8 minute read
Standing in front of the mirror, I study my body with mixed emotions. Over the past four years, I have put on five stone and become someone I don’t recognise. I still feel like me inside, but my body is heavy and cumbersome and I’m constantly tired. When I see a photo of myself, I can’t believe it’s me. I feel lazy and a failure for this weight gain. Yet, if I allow the negative voice in my head to quieten for a few moments, there is compassion underneath, reminding me of what this body has been through.
As real life often is, these four years have been a roller coaster of incredibly happy and painfully challenging times. There was joy at marrying my wonderful husband and moving to a thatched cottage in the countryside, a place I feel I truly belong. Yet, along the way, there were periods of acute anxiety that hit me like a freight train and brought me to my knees. Losing and giving birth to twin boys at 20 weeks’ pregnant, my priority was comfort, to keep my head above water emotionally, rather than caring about what I looked like. I ate to take away the confusion and pain, and piled on the weight.
Last year, I went through another pregnancy and have been blessed with a beautiful daughter, who fills me with love; I feel honoured to be her mother. I am in awe at how miraculous my body is – to grow a human – and pride in the stretch marks that now adorn it; how it can regain balance after being thrown off course in storms of anxiety. So why is it that I still struggle to accept, never mind love, the body I’m in?
No to the numbers
I don’t want to continue being obsessed with the number on the bathroom scales, my dress size or body mass index. It drains so much of the energy I need to enjoy life. I want to work towards being an example for my daughter, nieces and others struggling to accept themselves.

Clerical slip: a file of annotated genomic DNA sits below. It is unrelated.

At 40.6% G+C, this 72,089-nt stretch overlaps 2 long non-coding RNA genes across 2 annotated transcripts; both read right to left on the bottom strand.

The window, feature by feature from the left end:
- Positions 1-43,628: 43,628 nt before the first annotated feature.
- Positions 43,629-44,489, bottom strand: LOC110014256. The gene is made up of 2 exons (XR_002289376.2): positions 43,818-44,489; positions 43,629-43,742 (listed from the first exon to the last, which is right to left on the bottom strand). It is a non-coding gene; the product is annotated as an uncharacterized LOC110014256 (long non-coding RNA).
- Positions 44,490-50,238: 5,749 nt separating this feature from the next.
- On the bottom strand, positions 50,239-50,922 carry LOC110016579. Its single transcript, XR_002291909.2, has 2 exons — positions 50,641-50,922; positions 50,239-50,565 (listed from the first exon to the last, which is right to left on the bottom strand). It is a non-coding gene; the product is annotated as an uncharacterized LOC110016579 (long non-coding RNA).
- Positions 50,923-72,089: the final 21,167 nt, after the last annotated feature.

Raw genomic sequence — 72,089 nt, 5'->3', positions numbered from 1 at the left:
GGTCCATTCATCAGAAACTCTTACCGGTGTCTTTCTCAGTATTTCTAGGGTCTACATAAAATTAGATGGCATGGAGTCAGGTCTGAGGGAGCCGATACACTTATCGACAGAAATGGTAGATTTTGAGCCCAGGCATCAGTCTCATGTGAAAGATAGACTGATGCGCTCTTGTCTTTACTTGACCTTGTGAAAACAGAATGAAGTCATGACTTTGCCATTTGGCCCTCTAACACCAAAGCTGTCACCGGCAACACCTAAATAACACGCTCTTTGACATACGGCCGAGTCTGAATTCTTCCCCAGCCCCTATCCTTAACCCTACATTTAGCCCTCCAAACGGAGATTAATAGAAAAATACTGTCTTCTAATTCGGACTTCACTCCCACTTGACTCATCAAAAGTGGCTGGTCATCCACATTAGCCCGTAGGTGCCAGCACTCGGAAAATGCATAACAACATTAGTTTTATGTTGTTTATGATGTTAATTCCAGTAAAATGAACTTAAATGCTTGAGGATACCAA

I’ve been looking for more positive role models, and there are inspiring men and women out there: Channel 4’s Naked Beach, a programme featuring people of all shapes and sizes that aims to normalise nakedness; plus-sized women modelling the clothes we buy; and social media accounts of real women speaking out and sticking up a middle finger at the ridiculous construct of ‘the perfect body’.
Confront this scourge
Two women flying the flag are journalists Lottie Storey and Naked Beach presenter Molly Forbes. They host podcast Body Cons – ‘taking a curious look at one of modern life’s most pressing subjects: body image’. When they announce their event, Body Cons Body Love, I jump at the chance to attend. It includes workshops and a shoot with photographer Eve Hazelton to help women make friends with and celebrate their bodies through the female gaze and feel a sense of peace in their skin. Profits are to be donated to the Mental Health Foundation.
Held in the stunning historic backdrop of The Forge in Bristol’s Arts Quarter, the day begins with a talk from Nadia Craddock, a body image researcher at the Centre for Appearance Research at the University of the West of England. It is shocking to hear how issues with body image can start so early in life: ‘We know from research that children are less likely to put up their hands in school if they don’t feel good about themselves,’ she says.